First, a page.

English Full Breakfast
I’ve never been to England, and I’ve never had an English full breakfast. Until recently, I didn’t even know what an English full breakfast was. I actually came across it in a Gordon Ramsay cookbook, and, honestly, I glossed over it because I never imagine I’d ever gather the bollocks to try black pudding (also known as boudin noir or, the more descriptive, blood sausage). I found some at Adventure in Food Trading for a pretty good price, so I said, “what the hell?!” And my thought was that there are enough components on the plate for this that, even if the black pudding was gross, I could fill up on everything else.
As far as hardware, all it took was a cast iron skillet.
Gordon’s rendition of the breakfast calls for bacon, sausage, black pudding, mushrooms, tomatoes, bread, and eggs. I know a lot of people also do beans, but I went off the “recipe” in his book. [Hey, “Irishman” Bobby Flay did an episode of Brunch with Bobby where he omitted the black pudding and added waffles; I’m sure Ramsay’s version is a little more authentic than that. But really, do we really care that much about authenticity if we’re eating good?]
The bacon I used was also from Adventure in Food, and the breakfast sausage was my own personal recipe adapted from Bruce Aidells’ book. Stuffing sausage into casing with the equipment I have is not very fun, so I just formed mine into a patty. Our good buddy, The Exile, gave me the criticism that in England (where he’s from), it’s always links. Well, mine wasn’t links, but at least I made it myself. I sliced the black pudding on a bias to expose lots of surface area.
After the pan got good and hot, I started the breakfast sausage patty along with a tablespoon of olive oil. And as that cooks, the order of putting everything onto the skillet was dictated by the time it would take to cook.
So once all of that awesome pork left some of its flavoring and additional fat in the pan, I fried up a piece of my homemade whole wheat bread (no recipe online, yet) in the pan.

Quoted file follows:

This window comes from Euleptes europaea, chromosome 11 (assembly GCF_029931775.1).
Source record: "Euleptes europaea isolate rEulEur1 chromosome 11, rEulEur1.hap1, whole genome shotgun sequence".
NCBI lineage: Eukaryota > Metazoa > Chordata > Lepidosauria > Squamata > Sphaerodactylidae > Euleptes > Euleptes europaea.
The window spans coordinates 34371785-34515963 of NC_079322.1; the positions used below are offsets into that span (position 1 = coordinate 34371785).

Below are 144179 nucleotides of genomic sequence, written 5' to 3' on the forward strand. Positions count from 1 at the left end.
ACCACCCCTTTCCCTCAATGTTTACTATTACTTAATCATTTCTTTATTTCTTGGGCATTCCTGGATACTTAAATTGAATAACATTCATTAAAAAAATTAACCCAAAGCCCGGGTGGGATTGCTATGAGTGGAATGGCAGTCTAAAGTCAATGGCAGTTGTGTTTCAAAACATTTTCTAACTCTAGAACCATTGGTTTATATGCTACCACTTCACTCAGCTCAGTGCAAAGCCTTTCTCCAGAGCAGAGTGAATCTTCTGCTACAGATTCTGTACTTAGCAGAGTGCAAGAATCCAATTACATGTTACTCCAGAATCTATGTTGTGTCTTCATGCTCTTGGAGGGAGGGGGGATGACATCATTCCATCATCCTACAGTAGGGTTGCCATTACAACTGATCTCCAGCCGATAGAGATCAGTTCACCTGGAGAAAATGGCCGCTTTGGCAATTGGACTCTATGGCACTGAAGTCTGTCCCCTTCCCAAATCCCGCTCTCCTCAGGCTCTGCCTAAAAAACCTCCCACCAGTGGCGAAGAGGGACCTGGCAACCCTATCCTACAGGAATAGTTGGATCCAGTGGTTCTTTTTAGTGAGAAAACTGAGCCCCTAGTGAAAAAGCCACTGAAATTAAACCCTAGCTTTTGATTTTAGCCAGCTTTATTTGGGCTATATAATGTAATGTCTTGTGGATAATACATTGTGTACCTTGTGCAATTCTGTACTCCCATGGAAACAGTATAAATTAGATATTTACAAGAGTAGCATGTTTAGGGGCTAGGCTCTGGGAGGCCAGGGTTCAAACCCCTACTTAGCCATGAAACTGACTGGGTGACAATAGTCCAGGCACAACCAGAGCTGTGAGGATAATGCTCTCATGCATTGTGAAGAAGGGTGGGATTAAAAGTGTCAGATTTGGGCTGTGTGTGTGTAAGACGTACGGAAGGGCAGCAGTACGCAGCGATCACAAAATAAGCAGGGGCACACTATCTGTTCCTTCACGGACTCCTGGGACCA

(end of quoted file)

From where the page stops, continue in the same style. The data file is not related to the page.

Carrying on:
Once that was done, two crimini mushroom caps went onto the hot pan (top first), and when those got flipped, the tomatoes went on to get warm and get some color. [The mushrooms were a bit thick, so I covered them for a couple of minutes before adding the tomatoes; hence the cake pan in the image.]
In a separate pan (I have one that’s perfect to fry up one egg into the perfect circle), I fried an egg sunny-side-up with a little butter (and also with some salt and pepper on top, of course).
And everything got served up on the same plate.
I was actually surprised that I liked the black pudding. It didn’t taste as strong as I imagined. It was rich and luscious and had just a hint of gaminess, but it was quite pleasant.
It was a pretty awesome and very substantial and fulfilling breakfast. The vegetables really helped to break up the richness of everything, and the bread was great for enjoying the egg and sopping up some of the great juices from the meats and vegetables. I’d definitely have this again, and I might try to do beans, but they very well could take this very over-the-top dish over-the-edge.